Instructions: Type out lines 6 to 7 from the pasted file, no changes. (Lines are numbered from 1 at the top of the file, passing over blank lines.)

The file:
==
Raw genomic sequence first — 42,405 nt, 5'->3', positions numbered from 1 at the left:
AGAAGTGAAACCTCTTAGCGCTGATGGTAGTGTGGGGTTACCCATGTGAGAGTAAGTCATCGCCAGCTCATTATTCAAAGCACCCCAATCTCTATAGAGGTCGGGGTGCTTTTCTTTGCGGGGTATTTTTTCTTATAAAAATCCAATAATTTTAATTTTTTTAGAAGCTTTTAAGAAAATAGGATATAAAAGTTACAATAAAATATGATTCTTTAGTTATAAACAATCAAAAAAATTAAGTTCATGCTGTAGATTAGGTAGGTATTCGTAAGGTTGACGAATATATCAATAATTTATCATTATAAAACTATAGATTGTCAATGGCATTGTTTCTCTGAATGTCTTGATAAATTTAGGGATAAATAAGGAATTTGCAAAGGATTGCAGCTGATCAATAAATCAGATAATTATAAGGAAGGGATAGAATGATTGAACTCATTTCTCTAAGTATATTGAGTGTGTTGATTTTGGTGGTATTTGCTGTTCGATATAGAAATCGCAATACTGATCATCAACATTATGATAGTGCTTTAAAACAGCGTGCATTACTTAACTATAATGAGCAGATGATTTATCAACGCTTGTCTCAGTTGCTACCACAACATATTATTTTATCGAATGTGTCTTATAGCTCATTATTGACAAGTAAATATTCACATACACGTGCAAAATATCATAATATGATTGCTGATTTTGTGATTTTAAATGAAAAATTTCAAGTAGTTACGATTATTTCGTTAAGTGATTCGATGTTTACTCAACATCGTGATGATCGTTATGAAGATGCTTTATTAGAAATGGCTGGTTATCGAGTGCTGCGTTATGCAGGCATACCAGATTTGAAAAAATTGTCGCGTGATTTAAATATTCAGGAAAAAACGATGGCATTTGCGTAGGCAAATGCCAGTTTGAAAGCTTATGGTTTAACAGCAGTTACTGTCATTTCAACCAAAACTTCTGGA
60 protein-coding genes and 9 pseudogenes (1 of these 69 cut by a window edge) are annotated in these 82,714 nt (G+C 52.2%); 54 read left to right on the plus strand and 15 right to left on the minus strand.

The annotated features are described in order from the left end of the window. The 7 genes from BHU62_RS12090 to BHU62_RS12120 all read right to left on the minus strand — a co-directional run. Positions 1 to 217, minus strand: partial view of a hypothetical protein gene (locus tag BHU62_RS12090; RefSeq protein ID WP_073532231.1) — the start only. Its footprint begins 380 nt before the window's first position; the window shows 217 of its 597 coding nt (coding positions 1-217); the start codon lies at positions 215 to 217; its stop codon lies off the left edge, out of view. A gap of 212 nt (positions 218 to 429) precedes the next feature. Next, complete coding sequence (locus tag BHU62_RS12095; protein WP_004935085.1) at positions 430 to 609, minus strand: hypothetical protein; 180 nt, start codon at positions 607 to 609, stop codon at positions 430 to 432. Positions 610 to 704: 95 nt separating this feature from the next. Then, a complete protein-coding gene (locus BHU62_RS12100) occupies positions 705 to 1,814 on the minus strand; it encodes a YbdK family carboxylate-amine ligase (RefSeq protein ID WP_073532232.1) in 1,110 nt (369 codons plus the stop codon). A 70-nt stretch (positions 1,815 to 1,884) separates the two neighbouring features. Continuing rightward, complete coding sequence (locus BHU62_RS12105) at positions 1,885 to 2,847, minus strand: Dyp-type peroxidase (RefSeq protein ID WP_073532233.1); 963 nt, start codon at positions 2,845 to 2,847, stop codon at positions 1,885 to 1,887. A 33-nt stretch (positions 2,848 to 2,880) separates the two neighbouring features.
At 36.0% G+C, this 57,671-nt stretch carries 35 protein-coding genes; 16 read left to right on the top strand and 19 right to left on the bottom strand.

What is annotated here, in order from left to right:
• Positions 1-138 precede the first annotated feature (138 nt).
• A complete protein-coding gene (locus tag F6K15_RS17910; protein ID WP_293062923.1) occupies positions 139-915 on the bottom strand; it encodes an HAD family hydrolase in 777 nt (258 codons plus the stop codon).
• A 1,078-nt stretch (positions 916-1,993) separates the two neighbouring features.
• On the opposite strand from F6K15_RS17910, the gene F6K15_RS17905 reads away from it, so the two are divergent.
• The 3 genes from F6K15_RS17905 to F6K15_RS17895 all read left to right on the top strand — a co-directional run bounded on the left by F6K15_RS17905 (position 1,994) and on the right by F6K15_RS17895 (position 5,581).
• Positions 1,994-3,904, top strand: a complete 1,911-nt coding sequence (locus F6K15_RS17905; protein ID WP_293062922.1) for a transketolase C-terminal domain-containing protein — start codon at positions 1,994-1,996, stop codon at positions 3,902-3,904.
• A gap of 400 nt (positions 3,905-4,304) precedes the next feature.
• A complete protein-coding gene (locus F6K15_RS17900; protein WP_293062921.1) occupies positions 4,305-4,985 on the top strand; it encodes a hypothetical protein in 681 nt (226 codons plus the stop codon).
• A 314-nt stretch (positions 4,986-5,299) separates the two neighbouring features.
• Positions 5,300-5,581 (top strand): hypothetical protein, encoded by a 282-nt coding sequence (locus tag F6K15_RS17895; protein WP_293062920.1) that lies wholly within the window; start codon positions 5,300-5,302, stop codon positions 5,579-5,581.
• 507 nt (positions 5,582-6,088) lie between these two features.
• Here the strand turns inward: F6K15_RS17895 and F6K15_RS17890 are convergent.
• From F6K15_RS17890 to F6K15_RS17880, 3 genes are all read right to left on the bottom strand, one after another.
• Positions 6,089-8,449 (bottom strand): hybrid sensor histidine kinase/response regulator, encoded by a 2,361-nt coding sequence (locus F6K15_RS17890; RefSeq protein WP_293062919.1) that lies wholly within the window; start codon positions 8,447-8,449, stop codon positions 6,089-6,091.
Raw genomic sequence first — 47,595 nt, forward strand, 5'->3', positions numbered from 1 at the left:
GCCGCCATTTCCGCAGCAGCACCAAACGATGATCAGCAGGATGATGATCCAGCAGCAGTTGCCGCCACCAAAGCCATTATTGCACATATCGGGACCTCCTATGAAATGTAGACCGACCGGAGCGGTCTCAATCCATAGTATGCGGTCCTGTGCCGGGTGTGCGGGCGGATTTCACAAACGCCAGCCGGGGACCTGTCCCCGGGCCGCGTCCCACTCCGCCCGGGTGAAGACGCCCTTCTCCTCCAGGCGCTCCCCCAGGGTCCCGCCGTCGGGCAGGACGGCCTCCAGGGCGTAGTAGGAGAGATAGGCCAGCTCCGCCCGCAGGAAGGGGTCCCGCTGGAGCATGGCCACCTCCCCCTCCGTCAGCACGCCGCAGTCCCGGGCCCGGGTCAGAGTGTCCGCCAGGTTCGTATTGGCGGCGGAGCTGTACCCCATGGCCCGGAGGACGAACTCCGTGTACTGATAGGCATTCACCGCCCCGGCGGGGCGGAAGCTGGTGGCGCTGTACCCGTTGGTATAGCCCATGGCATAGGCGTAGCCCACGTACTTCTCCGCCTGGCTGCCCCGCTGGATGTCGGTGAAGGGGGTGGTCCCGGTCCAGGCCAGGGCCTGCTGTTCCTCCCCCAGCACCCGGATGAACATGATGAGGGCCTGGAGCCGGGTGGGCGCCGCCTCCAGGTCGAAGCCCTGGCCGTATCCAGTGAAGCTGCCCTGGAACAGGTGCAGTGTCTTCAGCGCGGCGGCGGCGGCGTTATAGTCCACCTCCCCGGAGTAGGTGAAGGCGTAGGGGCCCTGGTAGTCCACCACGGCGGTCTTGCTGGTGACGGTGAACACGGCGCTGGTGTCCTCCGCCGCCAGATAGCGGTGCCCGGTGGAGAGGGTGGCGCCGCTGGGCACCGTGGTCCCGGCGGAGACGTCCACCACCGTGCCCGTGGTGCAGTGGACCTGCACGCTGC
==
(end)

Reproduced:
What is annotated here, in order from left to right:
• Positions 1-138 precede the first annotated feature (138 nt).